Film — The Jacket (R)

The Jacket (R)


by Amy Diaz

Adrien Brody goes all Billy Pilgrim (except without the literary substance or the political message) in the story of a mental patient who finds himself trying to solve his own death in The Jacket.

Actually, I suppose what The Jacket really wants to be is not Slaughterhouse-Five but something a little more like Memento — it wants us to go “oh, I get it, wow” as the final scene fades to white and we at last get a glimpse of the whole picture. That’s what it wants. What it gets is more like a “huh, OK.”

Jack Starks (Brody) is somewhere in the night-vision-green Iraqi/Kuwaiti desert when, during the first Gulf war, he is shot in the back of the head by a small boy. Declared dead, Jack is discovered to be alive — though perhaps not as entirely alive as before. The big honking head wound has left him with equally large holes in his memory, both of the past and the present. After a stay in a military hospital, we see Jack hitchhiking on the snowy roads of Vermont. Before he finds a ride, he passes a broken-down truck and a boozy woman vomiting in the snow while her young daughter looks on worriedly. Jack fixes the truck and gives the little girl his dog tags before the mother comes to enough to yell him away.

Perhaps Jack seems lucky to have escaped a ride with the drunkest little barfly in the Green Mountain State. But the next driver who comes along is even more screwed up. He offers Jack a ride but then proceeds to shoot a police officer. Jack passes out and wakes up just in time to be found with a gun, a dead cop and a not-guilty-by-reason-of-insanity conviction that lands him in a hospital for the criminally insane.

Once there, Jack undergoes an alarming treatment wherein he is shot full of drugs, bundled into an extremely unpleasant full-body straight jacket and left to, I don’t know, think about what he’s done in the sensory deprived environment of a morgue drawer. The drugs and the freakiness of his confined space allow him to see flashes of the past but also drop him off in what he comes to realize is the future, where he meets the surly young waitress Jackie (Keira Knightly). While in the future he learns two things: that he is about to die only a few days from when he first entered the drawer and that British actresses who have garnered some fame will still do a few topless scenes to help spice up a movie.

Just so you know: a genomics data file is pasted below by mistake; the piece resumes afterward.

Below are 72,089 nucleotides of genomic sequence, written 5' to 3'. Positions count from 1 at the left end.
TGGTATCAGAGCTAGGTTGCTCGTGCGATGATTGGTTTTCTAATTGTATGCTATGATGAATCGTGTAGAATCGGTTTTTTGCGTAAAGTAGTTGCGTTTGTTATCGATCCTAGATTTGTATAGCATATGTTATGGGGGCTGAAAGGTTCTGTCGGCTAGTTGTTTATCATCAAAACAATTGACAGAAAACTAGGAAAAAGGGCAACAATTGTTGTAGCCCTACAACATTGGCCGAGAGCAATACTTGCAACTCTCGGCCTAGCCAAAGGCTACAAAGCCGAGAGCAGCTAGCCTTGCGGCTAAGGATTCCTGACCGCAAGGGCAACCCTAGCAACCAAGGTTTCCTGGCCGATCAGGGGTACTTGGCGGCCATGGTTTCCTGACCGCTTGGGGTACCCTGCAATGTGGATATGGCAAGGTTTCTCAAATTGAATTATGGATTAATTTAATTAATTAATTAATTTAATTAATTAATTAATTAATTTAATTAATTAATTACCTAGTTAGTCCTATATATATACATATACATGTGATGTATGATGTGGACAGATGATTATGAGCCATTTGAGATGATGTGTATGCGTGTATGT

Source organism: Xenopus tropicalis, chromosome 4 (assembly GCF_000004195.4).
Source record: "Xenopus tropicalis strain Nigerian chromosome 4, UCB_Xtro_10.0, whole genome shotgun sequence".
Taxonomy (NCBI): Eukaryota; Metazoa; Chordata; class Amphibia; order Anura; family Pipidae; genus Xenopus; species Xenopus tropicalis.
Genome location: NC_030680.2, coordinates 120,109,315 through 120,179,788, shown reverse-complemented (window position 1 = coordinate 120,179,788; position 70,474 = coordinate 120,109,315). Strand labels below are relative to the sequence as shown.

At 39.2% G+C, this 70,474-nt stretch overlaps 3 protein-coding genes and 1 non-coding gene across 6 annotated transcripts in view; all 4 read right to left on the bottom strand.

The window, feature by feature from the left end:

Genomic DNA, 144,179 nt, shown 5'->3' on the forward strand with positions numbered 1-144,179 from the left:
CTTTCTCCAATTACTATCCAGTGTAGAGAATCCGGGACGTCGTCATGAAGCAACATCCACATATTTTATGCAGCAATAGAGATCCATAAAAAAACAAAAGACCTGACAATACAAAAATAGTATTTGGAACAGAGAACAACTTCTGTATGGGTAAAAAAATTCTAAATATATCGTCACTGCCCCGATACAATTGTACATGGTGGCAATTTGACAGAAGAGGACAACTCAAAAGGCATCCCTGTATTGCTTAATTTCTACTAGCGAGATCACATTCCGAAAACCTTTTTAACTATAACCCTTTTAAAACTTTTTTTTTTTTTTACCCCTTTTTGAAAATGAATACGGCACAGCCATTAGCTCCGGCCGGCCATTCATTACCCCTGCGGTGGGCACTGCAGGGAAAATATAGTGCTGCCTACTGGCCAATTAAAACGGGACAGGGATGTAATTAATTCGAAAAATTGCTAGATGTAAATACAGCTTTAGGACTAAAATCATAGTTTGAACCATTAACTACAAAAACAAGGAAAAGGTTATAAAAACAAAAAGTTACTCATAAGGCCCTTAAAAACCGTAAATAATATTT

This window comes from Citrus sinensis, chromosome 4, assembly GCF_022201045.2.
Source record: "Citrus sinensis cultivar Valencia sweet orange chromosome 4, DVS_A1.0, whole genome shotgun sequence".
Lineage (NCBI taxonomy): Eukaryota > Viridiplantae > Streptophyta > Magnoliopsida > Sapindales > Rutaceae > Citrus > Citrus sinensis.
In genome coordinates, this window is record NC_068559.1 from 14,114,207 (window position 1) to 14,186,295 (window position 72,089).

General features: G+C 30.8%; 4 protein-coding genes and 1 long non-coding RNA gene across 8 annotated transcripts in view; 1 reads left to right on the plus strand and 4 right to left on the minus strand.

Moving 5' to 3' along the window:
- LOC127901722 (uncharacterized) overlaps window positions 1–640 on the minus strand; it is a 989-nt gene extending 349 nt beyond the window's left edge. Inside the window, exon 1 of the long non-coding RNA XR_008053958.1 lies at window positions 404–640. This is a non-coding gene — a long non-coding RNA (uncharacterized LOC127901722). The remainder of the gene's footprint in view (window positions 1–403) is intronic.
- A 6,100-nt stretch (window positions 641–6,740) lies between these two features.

Of course, once you start the whole time-travel mishagash, you bring up questions that all but the very best movies never quite answer. Questions about how changing the course of one event affects other events and how, at some point, shouldn’t the future that Jack keeps visiting start to change around him, thus making it harder to change the past. Maresydotes-and-doseydotes — unless you’re dealing with Doc Brown and a Delorean don’t think too hard about the future/past thing because it will almost never make sense.

And there’s plenty in The Jacket that doesn’t make a lot of sense. Plenty of loose ends and red herrings. Jack interacts with two doctors — the craggy old one who puts him in the jacket (Kris Kristofferson) and the young doctor who disagrees with those treatments (Jennifer Jason Leigh). Both end up being far less important than you think they’re going to be, just as early hints of themes about war and mental health also turn out to be no more than early distractions that quickly vanish.

The Jacket isn’t good but is entertaining enough and surprisingly attention-holding. Adrien Brody seems to have nobly decided to ignore the fact that his movie isn’t all that good and turn in a top-tier performance anyway. Likewise, Knightly, whose character starts off as a stay-in-school-kids-type public service message, actually kind of grows on you. And, about halfway through the film, you realize that, holes and all, hey, this ain’t so bad.

- Amy Diaz

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